BRIEF DESCRIPTION OF THE FIGURES

FIG. 1 discloses a prior art paintball gun with internal compressed gas supply. Labeled “Prior Art”, the diagram is FIG. 1 from U.S. Pat. No. 4,936,282.

FIG. 2 discloses a prior art paintball gun with external compressed gas supply. Labeled “Prior Art”, the diagram is FIG. 1 from U.S. Pat. No. 4,819,609.

FIG. 3 discloses a prior art paintball gun with external compressed gas supply using an umbilical or hose. Labeled “Prior Art”, the diagram is FIG. 1 from U.S. Pat. No. 5,950,611.

FIG. 4 discloses a prior art garment for paintball activities. Labeled “Prior Art”, the diagram is FIG. 1 from U.S. Pat. No. 6,745,400.

FIG. 5 discloses a block diagram of the claimed invention, which is an integrated field garment and gas delivery system for paintball activities.

FIG. 6 discloses an umbilical or hose gas delivery system of the claimed invention.

FIG. 7 describes a vest of the claimed invention which includes a conduit for the umbilical or hose gas delivery system.

FIG. 8 describes various embodiments of the conduit for the gas delivery system.

FIG. 9 describes the body or main section of the body armor.

FIG. 10 describes the arm section of the body armor.

FIG. 11 describes the head or helmet section of the body armor.

FIG. 12 describes the layers and components of the deflective section of the body armor.

OVERVIEW OF THE INVENTION

The present invention comprises a plurality of improvements to the cited prior art and to other prior art equipment used in paintball activities. The invention improves the maneuverability of using the paintball gun while decreasing the likely hood of snagging or entanglement of the umbilical or supply hose. As such, the compressed gas supply is large, such as in the third method, and it allows even a larger supply of compressed gas to be used. The present invention also includes a protective garment that provides improved protection from the high velocity impact of paint balls. The present invention also provides a competitive advantage in paintball events. The invention has the option emulating body armor used by combat forces. This advantage allows the user to stay in the event longer and gain experience and confidence. Such an advantage is extremely useful for novice players. Likewise, these advantages shall also be employed by experienced players who seek a competitive advantage.

DETAILED DESCRIPTION OF THE INVENTION

The present invention is a system of delivering compressed gas from a storage tank or cylinder to the paintball gun using the garment worn during paintball battles and events. The invention utilized a special umbilical system that is specifically adapted to improve the maneuverability of the paintball gun. The invention includes a protective garment that is specifically adapted for the umbilical system. Together the garment and umbilical supply system operate in a cooperative manner to provide improved maneuverability when using the paintball gun. As such the invention is a special compressed gas delivery system as well as a protective garment.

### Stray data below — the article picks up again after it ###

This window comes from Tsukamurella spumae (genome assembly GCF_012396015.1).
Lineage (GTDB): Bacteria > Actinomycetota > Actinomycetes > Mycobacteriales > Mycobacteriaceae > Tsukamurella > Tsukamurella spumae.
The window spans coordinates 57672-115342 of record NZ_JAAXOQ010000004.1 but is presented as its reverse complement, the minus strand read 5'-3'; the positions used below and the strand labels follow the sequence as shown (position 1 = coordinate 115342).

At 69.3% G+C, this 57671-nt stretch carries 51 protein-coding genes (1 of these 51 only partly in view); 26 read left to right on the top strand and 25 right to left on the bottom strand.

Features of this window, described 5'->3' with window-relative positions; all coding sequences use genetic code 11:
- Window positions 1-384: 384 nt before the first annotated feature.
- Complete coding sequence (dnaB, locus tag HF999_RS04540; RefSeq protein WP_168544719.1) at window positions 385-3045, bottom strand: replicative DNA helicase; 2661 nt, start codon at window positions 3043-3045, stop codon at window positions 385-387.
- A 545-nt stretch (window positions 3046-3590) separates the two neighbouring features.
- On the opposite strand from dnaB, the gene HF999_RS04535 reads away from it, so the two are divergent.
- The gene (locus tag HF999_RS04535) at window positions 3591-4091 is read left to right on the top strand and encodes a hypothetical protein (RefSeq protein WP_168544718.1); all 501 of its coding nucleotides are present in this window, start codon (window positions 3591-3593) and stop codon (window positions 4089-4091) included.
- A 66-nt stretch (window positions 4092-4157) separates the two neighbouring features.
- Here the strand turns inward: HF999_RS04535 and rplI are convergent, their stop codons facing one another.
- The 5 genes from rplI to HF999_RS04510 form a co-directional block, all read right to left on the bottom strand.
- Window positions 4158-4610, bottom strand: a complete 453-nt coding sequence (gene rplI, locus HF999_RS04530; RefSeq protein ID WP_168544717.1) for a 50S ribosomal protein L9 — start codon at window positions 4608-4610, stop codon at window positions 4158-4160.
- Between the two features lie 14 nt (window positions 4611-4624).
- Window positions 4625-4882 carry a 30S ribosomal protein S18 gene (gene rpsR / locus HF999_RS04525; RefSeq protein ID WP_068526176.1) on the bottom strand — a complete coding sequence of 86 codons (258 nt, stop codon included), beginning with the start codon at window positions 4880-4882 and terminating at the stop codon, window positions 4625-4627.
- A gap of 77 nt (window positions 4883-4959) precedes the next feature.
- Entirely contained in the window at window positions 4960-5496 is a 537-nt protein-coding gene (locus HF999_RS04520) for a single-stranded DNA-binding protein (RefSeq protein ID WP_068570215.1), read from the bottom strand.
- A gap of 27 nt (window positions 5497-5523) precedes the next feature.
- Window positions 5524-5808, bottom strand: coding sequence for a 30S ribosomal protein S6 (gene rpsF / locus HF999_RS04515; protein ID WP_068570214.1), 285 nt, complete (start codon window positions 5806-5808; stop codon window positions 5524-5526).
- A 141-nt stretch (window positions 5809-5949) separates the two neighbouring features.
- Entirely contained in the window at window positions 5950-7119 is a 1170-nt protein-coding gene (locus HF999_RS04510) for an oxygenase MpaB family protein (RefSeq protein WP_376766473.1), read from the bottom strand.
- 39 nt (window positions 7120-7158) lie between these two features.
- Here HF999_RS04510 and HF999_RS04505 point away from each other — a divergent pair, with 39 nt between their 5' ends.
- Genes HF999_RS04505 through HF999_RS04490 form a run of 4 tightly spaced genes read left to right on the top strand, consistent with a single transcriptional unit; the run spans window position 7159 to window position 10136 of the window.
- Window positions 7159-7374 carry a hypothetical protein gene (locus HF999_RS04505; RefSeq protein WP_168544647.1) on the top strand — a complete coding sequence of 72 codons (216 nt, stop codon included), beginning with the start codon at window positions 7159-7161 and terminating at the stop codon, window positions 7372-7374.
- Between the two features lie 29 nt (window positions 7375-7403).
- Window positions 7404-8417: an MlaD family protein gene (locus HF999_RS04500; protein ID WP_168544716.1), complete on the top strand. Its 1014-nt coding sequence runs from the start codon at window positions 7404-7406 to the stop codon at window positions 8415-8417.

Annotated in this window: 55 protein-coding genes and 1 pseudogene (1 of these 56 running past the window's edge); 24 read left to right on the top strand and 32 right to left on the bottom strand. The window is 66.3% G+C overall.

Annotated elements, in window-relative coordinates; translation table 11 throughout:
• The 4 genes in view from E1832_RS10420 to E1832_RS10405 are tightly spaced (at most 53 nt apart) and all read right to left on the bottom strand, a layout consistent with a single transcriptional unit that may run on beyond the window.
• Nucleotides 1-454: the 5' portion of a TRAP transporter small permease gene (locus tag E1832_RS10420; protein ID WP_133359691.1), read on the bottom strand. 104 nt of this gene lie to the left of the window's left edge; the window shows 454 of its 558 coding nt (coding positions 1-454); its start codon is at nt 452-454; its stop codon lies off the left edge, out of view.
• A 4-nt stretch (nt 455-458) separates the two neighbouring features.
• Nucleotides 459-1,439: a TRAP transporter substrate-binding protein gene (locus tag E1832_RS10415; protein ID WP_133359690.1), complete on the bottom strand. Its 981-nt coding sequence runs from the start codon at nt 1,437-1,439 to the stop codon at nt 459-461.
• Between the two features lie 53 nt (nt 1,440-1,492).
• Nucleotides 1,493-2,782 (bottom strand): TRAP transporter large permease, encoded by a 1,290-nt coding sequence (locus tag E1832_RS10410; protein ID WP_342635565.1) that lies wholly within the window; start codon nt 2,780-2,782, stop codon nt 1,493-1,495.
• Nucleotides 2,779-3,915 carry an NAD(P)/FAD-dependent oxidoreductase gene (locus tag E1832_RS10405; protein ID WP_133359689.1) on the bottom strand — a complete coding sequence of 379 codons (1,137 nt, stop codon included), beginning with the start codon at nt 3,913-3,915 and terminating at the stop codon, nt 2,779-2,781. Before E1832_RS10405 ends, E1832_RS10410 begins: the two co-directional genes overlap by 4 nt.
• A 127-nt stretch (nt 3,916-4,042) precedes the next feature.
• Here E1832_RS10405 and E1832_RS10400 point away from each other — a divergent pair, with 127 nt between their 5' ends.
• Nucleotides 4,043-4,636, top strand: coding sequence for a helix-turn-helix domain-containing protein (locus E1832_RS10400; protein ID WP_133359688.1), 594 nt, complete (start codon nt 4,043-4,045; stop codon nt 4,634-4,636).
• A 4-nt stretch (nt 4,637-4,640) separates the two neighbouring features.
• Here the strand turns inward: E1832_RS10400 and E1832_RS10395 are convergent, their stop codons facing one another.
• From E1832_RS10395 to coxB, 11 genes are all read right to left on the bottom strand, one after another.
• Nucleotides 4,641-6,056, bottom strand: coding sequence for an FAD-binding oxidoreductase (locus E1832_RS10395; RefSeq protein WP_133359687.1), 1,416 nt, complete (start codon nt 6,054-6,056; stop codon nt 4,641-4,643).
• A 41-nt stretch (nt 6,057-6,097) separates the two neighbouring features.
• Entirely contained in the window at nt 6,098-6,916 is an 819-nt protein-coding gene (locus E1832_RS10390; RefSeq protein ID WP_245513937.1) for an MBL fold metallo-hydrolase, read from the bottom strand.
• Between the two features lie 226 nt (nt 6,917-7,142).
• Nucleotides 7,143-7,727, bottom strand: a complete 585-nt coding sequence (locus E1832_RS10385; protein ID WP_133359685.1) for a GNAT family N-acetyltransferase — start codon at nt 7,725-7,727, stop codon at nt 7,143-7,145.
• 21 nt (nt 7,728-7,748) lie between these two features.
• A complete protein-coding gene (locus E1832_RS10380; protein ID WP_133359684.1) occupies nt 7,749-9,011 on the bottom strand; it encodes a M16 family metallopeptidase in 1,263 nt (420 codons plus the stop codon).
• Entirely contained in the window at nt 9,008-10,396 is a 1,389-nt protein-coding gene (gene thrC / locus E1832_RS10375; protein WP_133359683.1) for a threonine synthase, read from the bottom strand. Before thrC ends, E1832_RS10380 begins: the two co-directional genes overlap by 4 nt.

The invention includes numerous embodiments. The best contemplated embodiment is described within this document. However, it will become obvious to one of ordinary skill in the art that alternative configurations of the claimed invention can also be developed. Such alternative embodiments are within the scope and spirit of the present invention. As such, the claimed invention encompasses such other embodiments in addition to the specific embodiments of this document. Therefore, the claims are intended to include all obvious alternative configurations of the described invention.

FIG. 5 is a generalized block diagram of the invention. The invention is a integrated system 500 that includes a supply of compressed gas 510, an umbilical or hose assembly 520, and a battle garment 540 adapted to the umbilical or hose assembly 520. The integrated system 500 is intended supply compressed gas to a paintball gun 550 operated by the user 590. The umbilical or hose assembly 520, which is used along with the field garment 540, provides improved maneuverability to the user 590. This improved maneuverability is obtained while simultaneously reducing the risk of snagging or entangling the umbilical assembly 520. In addition the deflective body armor 560 is attached to the field garment 540 to provide a competitive advantage in paintball events.

FIG. 6 is a diagram showing the details of a preferred embodiment 600 of the umbilical or hose assembly 520 of FIG. 5. The hose assembly 600 comprises a first high pressure hose 610 with a supply end 612 and a coupling end 614. The supply end 612 of the hose 610 has a connection 616 for connecting the hose to the supply of compressed gas 510 of FIG. 5. The coupling end 614 of the hose 610 has a connection 618 adapted to connect to a second high pressure hose 620. The second hose 620 has a coupling end 622 and a gas output end 624. The coupling end 622 of the second high pressure hose 620 has a connector 626 for connecting to the coupling end 614 of the first high pressure hose 610.